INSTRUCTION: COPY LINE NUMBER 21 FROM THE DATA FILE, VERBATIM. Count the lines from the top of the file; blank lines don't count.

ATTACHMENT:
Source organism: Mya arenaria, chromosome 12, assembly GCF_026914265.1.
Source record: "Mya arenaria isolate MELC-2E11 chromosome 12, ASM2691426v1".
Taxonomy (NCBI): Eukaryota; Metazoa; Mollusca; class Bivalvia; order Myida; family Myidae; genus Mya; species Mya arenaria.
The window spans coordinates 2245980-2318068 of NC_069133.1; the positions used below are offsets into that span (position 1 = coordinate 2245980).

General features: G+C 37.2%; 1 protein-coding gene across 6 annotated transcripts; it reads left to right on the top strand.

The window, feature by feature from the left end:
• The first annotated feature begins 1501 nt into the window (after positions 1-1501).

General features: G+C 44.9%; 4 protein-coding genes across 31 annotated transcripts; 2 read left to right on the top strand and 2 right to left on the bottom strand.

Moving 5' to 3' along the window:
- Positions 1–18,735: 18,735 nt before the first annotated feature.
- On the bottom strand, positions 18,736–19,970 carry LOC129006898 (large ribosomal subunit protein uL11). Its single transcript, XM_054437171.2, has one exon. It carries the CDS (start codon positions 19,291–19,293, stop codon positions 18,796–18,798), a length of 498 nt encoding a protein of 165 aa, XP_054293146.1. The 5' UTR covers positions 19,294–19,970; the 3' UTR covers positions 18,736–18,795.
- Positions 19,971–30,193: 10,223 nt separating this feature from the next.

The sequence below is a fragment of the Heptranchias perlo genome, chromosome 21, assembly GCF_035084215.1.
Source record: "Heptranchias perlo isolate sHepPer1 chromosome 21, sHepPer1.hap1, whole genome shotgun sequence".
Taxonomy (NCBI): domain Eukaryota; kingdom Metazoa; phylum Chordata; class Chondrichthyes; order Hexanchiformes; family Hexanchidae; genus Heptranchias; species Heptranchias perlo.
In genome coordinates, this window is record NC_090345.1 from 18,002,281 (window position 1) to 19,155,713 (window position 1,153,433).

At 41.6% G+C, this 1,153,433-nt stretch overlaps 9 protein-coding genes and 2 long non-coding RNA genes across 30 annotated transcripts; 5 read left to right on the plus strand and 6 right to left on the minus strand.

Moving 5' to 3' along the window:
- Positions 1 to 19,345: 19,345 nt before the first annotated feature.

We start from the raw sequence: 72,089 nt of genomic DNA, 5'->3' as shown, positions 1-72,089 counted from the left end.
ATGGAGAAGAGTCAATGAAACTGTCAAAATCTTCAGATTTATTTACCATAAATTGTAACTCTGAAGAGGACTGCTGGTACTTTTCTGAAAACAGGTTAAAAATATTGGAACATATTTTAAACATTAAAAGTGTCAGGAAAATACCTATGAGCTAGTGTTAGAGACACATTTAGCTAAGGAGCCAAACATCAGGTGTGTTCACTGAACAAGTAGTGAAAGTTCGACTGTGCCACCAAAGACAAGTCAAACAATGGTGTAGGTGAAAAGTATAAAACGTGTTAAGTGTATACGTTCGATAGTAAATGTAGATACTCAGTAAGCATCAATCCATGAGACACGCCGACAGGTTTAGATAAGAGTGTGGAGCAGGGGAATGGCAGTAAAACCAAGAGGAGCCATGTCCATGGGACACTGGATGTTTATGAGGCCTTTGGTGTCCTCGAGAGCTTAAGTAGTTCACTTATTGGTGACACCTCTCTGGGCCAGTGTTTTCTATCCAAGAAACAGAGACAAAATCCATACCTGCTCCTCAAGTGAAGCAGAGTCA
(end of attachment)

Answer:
ATGGAGAAGAGTCAATGAAACTGTCAAAATCTTCAGATTTATTTACCATAAATTGTAACTCTGAAGAGGACTGCTGGTACTTTTCTGAAAACAGGTTAAAAATATTGGAACATATTTTAAACATTAAAAGTGTCAGGAAAATACCTATGAGCTAGTGTTAGAGACACATTTAGCTAAGGAGCCAAACATCAGGTGTGTTCACTGAACAAGTAGTGAAAGTTCGACTGTGCCACCAAAGACAAGTCAAACAATGGTGTAGGTGAAAAGTATAAAACGTGTTAAGTGTATACGTTCGATAGTAAATGTAGATACTCAGTAAGCATCAATCCATGAGACACGCCGACAGGTTTAGATAAGAGTGTGGAGCAGGGGAATGGCAGTAAAACCAAGAGGAGCCATGTCCATGGGACACTGGATGTTTATGAGGCCTTTGGTGTCCTCGAGAGCTTAAGTAGTTCACTTATTGGTGACACCTCTCTGGGCCAGTGTTTTCTATCCAAGAAACAGAGACAAAATCCATACCTGCTCCTCAAGTGAAGCAGAGTCA